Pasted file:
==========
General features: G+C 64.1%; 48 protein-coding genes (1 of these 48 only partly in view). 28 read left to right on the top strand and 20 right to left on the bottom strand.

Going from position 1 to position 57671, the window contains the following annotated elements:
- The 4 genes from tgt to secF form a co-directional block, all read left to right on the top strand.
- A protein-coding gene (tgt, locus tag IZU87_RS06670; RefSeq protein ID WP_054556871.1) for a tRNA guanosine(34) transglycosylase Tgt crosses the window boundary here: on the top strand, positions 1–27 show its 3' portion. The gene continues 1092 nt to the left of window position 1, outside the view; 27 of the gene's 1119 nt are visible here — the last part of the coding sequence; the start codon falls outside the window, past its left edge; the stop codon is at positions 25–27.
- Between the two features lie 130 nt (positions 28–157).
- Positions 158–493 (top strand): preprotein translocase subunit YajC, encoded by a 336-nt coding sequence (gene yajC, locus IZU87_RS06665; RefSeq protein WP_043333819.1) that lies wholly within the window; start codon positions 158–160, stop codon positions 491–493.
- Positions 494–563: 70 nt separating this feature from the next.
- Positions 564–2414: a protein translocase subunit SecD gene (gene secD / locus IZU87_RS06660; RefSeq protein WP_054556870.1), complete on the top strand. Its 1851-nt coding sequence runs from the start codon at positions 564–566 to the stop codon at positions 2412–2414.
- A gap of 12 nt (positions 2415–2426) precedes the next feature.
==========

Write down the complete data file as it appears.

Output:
General features: G+C 64.1%; 48 protein-coding genes (1 of these 48 only partly in view). 28 read left to right on the top strand and 20 right to left on the bottom strand.

Going from position 1 to position 57671, the window contains the following annotated elements:
- The 4 genes from tgt to secF form a co-directional block, all read left to right on the top strand.
- A protein-coding gene (tgt, locus tag IZU87_RS06670; RefSeq protein ID WP_054556871.1) for a tRNA guanosine(34) transglycosylase Tgt crosses the window boundary here: on the top strand, positions 1–27 show its 3' portion. The gene continues 1092 nt to the left of window position 1, outside the view; 27 of the gene's 1119 nt are visible here — the last part of the coding sequence; the start codon falls outside the window, past its left edge; the stop codon is at positions 25–27.
- Between the two features lie 130 nt (positions 28–157).
- Positions 158–493 (top strand): preprotein translocase subunit YajC, encoded by a 336-nt coding sequence (gene yajC, locus IZU87_RS06665; RefSeq protein WP_043333819.1) that lies wholly within the window; start codon positions 158–160, stop codon positions 491–493.
- Positions 494–563: 70 nt separating this feature from the next.
- Positions 564–2414: a protein translocase subunit SecD gene (gene secD / locus IZU87_RS06660; RefSeq protein WP_054556870.1), complete on the top strand. Its 1851-nt coding sequence runs from the start codon at positions 564–566 to the stop codon at positions 2412–2414.
- A gap of 12 nt (positions 2415–2426) precedes the next feature.